“We’re living in a sensitive age, Cuke, and I’m not altogether sure you’re fully attuned to it.” So says Irish-American politician Frank Skeffington—a cynical, corrupt 1950s mayor, and also an old-school gentleman who looks after the constituents of his New England city and enjoys their unwavering loyalty in return. But in our age of dynasties, mercurial social sensitivities, and politicians making love to the camera, Skeffington might as well be talking to us.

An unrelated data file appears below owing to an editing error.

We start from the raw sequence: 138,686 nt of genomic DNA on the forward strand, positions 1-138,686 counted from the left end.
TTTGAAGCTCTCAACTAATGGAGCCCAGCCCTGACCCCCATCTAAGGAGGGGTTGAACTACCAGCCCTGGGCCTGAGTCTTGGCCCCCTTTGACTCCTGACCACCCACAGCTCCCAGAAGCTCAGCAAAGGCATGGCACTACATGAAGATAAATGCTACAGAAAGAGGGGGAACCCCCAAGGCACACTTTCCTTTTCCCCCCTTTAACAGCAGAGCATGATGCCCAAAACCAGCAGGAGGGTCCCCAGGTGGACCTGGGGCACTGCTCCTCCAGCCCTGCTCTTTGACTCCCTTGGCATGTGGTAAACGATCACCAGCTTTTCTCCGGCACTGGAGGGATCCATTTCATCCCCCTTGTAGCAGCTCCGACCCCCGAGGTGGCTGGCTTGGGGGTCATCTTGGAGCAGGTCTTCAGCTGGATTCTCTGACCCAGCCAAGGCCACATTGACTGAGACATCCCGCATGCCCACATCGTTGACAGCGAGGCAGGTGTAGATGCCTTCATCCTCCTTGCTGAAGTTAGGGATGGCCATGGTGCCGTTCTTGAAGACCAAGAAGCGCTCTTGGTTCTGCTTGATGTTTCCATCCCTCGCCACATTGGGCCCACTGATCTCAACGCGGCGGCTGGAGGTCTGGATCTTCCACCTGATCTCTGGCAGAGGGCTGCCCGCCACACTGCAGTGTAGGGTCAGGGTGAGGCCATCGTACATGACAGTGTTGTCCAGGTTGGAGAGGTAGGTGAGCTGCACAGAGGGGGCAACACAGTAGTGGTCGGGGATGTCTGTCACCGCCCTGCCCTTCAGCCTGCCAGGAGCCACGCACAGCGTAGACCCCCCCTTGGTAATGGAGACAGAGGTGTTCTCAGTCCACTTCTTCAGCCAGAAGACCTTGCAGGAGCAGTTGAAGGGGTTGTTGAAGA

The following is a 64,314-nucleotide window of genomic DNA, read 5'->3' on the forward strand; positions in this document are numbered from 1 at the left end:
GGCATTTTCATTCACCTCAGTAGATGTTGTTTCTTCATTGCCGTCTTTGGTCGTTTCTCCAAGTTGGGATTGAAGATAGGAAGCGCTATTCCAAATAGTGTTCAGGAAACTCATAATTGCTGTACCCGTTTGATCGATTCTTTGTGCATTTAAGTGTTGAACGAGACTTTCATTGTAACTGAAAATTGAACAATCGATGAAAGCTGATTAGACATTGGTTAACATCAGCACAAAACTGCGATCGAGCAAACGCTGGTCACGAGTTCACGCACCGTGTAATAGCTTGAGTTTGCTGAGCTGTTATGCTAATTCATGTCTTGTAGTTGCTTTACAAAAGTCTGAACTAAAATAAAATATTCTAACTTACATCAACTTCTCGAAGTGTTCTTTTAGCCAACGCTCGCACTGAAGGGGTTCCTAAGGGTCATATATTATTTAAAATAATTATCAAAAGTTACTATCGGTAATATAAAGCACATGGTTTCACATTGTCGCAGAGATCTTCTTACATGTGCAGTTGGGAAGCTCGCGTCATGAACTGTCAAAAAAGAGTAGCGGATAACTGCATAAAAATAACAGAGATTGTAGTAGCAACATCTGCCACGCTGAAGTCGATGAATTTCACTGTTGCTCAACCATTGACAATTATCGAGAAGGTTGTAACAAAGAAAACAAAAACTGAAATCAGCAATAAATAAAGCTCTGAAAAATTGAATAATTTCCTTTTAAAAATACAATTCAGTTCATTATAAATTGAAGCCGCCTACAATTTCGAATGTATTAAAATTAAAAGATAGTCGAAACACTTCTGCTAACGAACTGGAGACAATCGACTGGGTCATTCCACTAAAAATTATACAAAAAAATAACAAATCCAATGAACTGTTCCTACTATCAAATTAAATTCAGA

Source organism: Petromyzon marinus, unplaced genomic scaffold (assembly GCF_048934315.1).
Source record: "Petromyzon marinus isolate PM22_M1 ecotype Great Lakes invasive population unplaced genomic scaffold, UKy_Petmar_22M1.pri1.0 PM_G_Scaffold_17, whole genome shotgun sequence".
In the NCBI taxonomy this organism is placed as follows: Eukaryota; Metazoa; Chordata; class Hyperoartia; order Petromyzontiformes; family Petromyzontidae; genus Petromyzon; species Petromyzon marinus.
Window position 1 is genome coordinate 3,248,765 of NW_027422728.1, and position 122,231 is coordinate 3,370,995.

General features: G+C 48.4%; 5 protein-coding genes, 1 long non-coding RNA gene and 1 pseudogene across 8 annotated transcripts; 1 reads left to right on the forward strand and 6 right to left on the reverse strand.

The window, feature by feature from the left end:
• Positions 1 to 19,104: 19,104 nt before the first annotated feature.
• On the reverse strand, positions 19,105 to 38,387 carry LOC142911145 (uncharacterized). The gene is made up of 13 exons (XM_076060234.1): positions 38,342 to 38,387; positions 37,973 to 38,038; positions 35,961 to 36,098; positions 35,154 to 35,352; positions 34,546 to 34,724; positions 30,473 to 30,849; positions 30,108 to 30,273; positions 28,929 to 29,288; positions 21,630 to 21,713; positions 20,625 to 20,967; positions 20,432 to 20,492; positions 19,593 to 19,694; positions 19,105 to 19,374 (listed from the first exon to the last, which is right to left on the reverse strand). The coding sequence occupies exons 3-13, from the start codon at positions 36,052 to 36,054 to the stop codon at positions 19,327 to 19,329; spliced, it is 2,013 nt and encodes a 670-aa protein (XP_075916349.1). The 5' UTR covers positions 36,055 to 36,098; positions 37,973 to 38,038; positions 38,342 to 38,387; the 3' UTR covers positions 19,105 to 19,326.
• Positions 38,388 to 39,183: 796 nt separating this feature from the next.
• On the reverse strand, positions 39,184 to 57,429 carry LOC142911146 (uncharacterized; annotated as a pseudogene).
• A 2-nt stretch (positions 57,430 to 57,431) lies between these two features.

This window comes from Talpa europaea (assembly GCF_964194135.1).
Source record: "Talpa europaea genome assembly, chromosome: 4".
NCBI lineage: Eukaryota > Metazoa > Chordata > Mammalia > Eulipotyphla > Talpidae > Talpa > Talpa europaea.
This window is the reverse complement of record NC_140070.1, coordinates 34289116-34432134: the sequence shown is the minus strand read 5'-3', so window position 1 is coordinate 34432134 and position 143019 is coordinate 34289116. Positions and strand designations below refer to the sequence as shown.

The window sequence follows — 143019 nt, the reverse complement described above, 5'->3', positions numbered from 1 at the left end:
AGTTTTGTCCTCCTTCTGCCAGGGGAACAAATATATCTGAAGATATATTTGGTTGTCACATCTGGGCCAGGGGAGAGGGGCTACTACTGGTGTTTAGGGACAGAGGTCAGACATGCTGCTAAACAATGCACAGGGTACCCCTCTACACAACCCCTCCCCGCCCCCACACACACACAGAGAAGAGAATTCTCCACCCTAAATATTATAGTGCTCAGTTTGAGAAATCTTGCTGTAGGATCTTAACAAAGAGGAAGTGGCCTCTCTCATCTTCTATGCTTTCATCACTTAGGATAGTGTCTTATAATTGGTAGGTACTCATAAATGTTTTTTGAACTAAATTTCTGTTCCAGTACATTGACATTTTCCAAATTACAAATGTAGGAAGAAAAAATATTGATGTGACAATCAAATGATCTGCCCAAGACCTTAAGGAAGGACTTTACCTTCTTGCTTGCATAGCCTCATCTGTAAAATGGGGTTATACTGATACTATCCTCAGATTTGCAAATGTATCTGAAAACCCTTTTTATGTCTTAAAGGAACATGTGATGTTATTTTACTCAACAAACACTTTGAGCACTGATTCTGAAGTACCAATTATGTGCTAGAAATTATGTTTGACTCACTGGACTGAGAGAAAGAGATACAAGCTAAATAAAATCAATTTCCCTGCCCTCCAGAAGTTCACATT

Not quite a roman á clef of notorious Boston mayor James Michael Curley, The Last Hurrah tells the story of Skeffington’s final campaign as witnessed through the eyes of his nephew, who learns a great deal about politics as he follows his uncle to fundraisers, wakes, and into smoke-filled rooms, ultimately coming—almost against his will—to admire the man. Adapted into a 1958 film starring Spencer Tracy and directed by John Ford (and which Curley tried to keep from being made), Edwin O’Connor’s opus reveals politics as it really is, and big cities as they really were. An expansive, humorous novel offering deep insight into the Irish-American experience and the ever-changing nature of the political machine, The Last Hurrah reveals political truths still true today: what the cameras capture is just the smiling face of the sometimes sordid business of giving the people what they want.